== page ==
By Dave Broom
THE door swung open and in front of me was a room full of whisky. I felt like pinching myself to see if it was all a dream. But no, it was a dram (to be precise, 100 drams).
The reason I was there was to get an insight into the mind of a blender and how he creates a new whisky. The blender in question was Colin Scott of Chivas Brothers and the new product is Century - a cleverly named brand that contains, you've guessed it, 100 malts.
Scott's was a daunting but fascinating task that led him by the nose from the Lowlands, out to Islay then back through Perthshire to Speyside and the northern Highlands. There were some stunning drams - Speyside and Islay both shone in terms of consistent high quality - but there were some pretty weird ones as well. It would be all too easy to go along the line picking out your favourites and dismissing the rest.
But that, of course, is not the point.
Scott, who bears a striking resemblance to Tony Blair, had a brief to produce a vatted malt using these 100 different constituent parts. My head swam, not just from the fumes but from how all these totally different individuals could be corralled into something new.
Some would be used for their aromatic qualities, others for their palate weight. One sniff could identify the prima donnas who shouted from the rooftops, but alongside them were others whose function was to support and balance.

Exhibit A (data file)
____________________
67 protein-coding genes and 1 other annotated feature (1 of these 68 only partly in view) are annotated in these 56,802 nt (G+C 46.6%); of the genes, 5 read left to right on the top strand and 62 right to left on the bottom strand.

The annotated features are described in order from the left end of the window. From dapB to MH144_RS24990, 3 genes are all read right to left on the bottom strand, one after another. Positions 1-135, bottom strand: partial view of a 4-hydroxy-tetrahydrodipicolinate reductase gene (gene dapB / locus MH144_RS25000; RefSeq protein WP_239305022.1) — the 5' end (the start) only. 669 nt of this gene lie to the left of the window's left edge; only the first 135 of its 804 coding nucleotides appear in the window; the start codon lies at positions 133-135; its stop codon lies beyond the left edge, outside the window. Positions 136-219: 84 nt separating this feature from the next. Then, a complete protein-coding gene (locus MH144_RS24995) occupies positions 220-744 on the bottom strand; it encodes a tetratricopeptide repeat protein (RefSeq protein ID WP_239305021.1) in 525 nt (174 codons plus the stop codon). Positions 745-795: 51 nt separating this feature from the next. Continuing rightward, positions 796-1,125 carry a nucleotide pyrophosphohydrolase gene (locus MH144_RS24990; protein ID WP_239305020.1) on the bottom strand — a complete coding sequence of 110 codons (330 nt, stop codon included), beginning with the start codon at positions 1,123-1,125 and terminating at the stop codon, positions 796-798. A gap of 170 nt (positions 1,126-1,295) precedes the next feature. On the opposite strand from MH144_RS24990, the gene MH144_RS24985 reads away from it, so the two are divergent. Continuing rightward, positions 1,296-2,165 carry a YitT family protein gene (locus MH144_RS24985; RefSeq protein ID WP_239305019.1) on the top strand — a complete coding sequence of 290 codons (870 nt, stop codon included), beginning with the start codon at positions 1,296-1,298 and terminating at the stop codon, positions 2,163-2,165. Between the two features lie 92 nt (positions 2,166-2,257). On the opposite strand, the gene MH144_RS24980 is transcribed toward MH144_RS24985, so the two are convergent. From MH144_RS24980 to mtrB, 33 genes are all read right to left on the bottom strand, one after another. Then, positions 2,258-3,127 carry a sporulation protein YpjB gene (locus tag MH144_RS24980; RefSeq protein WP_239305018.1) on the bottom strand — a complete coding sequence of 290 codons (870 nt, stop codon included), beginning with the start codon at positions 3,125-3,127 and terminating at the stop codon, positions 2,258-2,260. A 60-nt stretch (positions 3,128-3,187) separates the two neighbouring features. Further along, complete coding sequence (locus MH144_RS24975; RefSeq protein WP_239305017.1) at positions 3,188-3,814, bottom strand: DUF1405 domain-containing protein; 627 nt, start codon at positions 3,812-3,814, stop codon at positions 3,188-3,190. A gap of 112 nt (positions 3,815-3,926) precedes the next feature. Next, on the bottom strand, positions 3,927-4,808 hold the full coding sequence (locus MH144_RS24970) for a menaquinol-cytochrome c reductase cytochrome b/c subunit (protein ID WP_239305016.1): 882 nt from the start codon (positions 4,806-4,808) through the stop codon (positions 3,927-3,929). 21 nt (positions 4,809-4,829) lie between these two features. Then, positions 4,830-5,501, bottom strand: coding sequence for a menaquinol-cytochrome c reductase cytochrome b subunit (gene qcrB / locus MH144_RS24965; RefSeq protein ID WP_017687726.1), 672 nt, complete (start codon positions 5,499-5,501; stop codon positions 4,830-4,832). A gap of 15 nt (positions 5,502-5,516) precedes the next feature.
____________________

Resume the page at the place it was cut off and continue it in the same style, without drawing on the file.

In a blend, some flavours (Islay, for example) may need to be muted, while others have to be enhanced. The art lies in knowing how different combinations will work, how a splash too much of one can send the whole blend in the wrong direction.
So, even those malts which gibbered like gremlins in the bottom of the glass had a quality that would benefit the greater whole. Blending is an exercise in democracy, not dictatorship.
Blenders remain enigmatic figures. They claim to be simple custodians of their blend's heritage, but they are artists. They don't just follow a recipe, they have to tweak and adjust, cajole and nudge. Every cask of every malt is different, therefore the ingredients in a blend will remain fluid. The secret is knowing how to produce a consistent product from ever-changing ingredients.
Century (wholesale enquiries to Oddbins: 0181-994 0942) is the latest addition to the ever-growing Chivas portfolio, which ranges from the classic sweet and graceful 12-year-old to new boys such as the pungent 1801, the chewy, herbal and citric 18-year-old, and the complex Oldest with its aromas of cocoa, orange, strawberry jam and light peat smoke.
And Century? It's a dangerously drinkable dram that offers tempting glimpses of a huge range of aromas and flavours - hay, bergamot, heather, dried herbs then peat, and a long, complex finish. A glimpse of Scotland in a glass - a success, in other words. n